I haven't struck that series. I must look it up.


message 24: by Ed (new)

Ed Erwin | 1906 comments Mod
I've been dipping-in off-and-on in How Great Science Fiction Works, actually using the video version, but the audio version would be completely adequate. Just watched the episode on "Invasions, Space Wars, and Xenocide". A few things I learned....

Starship Troopers was originally written as part of the juveniles for Scribner, but was rejected as too adult. (I assume he made it even more adult before the final publication.)

Two works written in direct response to it were Bill, the Galactic Hero by Harry Harrison, and The Fall of the Towers by Samuel R. Delany.


message 25: by Jim (new)

Jim (jimmaclachlan) | 4086 comments Mod
Honor Harrington has the coolest pet, Cordelia. There's a short story he wrote about the two of them getting together. I can't recall the name off hand, but the series is here:
https://www.goodreads.com/series/4041...

I've read them up to #13, but not all of the spin-offs.


message 26: by Cordelia (new)

Cordelia (anne21) | 1 comments Jim wrote: "Honor Harrington has the coolest pet, Cordelia. There's a short story he wrote about the two of them getting together. I can't recall the name off hand, but the series is here:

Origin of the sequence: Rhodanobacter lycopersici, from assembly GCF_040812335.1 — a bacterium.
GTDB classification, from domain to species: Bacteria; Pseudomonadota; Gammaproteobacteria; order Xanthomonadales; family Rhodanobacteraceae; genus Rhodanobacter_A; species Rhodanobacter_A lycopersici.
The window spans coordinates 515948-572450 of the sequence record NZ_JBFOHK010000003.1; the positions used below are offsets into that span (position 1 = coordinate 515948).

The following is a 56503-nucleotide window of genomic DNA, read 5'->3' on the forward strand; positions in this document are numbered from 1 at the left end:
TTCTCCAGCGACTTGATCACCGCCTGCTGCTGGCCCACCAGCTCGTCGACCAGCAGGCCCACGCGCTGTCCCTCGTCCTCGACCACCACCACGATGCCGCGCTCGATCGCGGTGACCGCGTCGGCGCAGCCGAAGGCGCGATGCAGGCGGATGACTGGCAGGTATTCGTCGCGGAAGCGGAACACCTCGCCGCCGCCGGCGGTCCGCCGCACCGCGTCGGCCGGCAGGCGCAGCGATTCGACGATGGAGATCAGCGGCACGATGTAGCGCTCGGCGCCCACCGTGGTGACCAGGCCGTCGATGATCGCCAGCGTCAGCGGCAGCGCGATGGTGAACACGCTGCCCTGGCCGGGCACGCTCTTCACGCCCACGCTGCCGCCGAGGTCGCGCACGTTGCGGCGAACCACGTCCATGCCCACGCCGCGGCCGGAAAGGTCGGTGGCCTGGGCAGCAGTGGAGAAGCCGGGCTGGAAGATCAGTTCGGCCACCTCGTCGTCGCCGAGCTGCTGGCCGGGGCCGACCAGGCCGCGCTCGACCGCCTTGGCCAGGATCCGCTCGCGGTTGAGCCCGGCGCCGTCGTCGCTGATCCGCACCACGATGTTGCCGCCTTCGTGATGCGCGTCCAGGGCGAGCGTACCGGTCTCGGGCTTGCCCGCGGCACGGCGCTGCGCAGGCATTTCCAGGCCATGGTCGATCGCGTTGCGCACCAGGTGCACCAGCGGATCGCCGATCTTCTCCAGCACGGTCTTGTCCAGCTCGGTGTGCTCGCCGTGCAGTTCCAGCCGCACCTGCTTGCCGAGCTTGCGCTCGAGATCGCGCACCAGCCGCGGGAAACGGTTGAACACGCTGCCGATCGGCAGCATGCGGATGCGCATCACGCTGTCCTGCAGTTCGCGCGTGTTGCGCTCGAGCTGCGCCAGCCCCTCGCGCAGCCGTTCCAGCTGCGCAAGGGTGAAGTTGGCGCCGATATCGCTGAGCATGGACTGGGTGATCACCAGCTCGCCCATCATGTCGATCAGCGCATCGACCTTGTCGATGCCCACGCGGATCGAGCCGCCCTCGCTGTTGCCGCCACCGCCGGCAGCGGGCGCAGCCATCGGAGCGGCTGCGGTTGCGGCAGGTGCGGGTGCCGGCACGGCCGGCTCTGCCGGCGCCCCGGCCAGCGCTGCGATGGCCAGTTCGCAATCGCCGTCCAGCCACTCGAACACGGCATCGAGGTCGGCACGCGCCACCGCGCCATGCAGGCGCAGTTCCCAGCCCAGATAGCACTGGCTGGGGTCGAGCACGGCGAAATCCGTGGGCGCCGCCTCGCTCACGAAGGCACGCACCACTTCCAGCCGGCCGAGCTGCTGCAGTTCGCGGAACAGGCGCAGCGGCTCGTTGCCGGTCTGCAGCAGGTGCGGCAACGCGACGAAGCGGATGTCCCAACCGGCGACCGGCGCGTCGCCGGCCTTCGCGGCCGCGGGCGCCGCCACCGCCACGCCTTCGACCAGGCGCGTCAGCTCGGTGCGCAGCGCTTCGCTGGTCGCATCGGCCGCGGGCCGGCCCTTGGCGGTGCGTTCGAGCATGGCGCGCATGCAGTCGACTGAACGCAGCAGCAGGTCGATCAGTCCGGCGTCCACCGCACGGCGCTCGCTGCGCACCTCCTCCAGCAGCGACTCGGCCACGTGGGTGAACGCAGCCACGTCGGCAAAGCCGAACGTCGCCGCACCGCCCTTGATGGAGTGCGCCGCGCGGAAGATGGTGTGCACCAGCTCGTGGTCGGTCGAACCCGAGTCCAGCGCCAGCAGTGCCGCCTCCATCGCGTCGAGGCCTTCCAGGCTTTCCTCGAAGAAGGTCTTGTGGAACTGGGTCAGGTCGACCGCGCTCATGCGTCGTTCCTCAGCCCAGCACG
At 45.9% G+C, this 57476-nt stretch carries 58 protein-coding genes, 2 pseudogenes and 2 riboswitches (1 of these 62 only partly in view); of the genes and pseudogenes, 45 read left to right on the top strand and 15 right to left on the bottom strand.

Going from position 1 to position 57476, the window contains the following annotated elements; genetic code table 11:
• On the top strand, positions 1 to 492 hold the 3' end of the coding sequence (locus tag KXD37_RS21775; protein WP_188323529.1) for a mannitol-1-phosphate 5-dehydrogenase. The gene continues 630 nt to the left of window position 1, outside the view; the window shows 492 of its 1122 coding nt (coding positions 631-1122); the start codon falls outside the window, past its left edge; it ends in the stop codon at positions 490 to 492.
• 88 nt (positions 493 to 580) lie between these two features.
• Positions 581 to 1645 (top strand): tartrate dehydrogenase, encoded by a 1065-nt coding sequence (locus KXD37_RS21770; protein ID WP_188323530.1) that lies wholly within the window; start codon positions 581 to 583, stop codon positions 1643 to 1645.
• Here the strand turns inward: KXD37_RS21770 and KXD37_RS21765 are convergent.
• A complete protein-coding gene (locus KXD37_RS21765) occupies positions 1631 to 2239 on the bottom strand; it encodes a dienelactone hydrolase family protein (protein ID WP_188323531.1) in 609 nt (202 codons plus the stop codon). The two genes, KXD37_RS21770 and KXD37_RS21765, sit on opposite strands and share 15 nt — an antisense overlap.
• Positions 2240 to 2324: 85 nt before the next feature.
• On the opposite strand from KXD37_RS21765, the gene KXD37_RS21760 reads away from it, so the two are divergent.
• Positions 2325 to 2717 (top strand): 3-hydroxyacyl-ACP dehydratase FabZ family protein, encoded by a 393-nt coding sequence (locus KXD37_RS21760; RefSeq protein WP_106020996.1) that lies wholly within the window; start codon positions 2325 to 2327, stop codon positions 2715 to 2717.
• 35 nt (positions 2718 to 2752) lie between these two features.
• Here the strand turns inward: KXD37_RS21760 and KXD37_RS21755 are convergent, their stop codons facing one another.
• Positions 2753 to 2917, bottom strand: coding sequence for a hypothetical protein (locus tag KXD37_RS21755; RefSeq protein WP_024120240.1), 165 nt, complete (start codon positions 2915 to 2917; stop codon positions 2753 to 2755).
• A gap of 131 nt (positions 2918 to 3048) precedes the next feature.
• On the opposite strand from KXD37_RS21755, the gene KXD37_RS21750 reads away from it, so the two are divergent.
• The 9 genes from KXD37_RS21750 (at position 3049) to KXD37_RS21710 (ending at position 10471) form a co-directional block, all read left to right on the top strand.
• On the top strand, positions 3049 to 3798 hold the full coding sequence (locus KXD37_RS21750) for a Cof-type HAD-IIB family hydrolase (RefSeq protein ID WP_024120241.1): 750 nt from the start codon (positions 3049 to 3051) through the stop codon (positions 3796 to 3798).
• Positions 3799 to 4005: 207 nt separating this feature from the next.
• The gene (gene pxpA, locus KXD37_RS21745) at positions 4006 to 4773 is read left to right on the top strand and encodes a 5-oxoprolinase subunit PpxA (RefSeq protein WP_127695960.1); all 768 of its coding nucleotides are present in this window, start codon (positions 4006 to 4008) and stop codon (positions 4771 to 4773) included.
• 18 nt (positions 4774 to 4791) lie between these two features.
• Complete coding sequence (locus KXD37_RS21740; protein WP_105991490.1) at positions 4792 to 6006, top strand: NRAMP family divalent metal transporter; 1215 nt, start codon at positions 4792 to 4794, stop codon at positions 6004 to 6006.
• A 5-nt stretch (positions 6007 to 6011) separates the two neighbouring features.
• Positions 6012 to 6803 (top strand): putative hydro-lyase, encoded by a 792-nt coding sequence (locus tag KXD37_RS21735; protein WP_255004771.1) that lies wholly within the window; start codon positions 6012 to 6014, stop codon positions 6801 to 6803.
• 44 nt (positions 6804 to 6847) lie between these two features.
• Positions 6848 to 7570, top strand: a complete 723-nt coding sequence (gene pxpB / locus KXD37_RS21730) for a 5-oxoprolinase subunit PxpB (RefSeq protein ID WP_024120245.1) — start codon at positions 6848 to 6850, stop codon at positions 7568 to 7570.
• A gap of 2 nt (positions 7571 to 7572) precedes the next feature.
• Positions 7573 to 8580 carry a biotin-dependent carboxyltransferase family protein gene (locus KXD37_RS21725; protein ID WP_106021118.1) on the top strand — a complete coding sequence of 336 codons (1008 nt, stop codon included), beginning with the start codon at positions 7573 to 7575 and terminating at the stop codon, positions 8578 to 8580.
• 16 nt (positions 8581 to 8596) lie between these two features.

https://www.goodread..."


Thanks Jim. I've ordered the first one from the library.


message 27: by Jim (new)

Jim (jimmaclachlan) | 4086 comments Mod
Ed wrote: "I've been dipping-in off-and-on in How Great Science Fiction Works, actually using the video version, but the audio version would be completely adequate. Just watched the episode on..."

That sounds interesting. I like TGC & wish I could afford more. This one is $30, which is a good price. Good to know only audio is needed. I listened to one a while back where the lecturer used a lot of visual material that I couldn't see in audio. Anyway, thanks, I'll buy it if you think it's worth it.

The lines drawn for juvenile fiction are kind of strange. Between Planets & Tunnel in the Sky both seem on par with Starship Troopers to me. Podkayne of Mars, the way it was originally written (She dies.) does, too. IIRC, it was written after his original annual contract with Scribner, though.